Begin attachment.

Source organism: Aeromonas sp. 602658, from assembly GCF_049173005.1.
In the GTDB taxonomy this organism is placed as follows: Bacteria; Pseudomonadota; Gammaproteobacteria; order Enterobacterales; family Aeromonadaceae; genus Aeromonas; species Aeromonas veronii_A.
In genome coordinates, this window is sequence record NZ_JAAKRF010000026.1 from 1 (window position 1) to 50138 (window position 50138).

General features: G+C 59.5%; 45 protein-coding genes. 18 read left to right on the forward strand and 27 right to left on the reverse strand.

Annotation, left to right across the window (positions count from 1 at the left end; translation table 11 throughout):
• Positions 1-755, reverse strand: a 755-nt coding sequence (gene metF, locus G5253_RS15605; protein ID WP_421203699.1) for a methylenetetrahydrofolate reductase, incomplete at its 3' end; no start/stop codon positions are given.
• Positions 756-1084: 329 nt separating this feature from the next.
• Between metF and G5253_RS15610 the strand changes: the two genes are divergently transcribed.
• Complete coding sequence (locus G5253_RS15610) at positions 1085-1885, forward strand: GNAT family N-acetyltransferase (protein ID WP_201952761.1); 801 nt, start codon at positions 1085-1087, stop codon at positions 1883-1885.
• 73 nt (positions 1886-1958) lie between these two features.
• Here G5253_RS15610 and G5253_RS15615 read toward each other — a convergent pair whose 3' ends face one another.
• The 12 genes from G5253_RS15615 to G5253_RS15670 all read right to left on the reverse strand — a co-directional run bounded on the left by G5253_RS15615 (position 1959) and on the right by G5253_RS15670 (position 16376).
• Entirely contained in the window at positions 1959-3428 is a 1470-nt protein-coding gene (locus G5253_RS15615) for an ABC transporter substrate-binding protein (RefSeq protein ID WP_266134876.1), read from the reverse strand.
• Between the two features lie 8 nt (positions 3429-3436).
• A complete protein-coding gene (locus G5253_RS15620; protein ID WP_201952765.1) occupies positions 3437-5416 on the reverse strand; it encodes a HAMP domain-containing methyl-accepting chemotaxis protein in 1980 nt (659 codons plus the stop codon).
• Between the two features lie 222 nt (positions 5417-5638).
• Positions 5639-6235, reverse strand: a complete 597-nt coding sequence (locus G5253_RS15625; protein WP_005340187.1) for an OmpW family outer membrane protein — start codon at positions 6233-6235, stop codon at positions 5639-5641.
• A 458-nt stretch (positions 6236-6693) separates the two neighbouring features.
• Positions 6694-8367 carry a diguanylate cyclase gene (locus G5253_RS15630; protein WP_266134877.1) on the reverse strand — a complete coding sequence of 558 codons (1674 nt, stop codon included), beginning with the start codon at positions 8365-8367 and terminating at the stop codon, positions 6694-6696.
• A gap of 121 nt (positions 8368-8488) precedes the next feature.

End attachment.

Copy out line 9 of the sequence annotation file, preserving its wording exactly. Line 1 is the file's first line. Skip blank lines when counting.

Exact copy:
• Complete coding sequence (locus G5253_RS15610) at positions 1085-1885, forward strand: GNAT family N-acetyltransferase (protein ID WP_201952761.1); 801 nt, start codon at positions 1085-1087, stop codon at positions 1883-1885.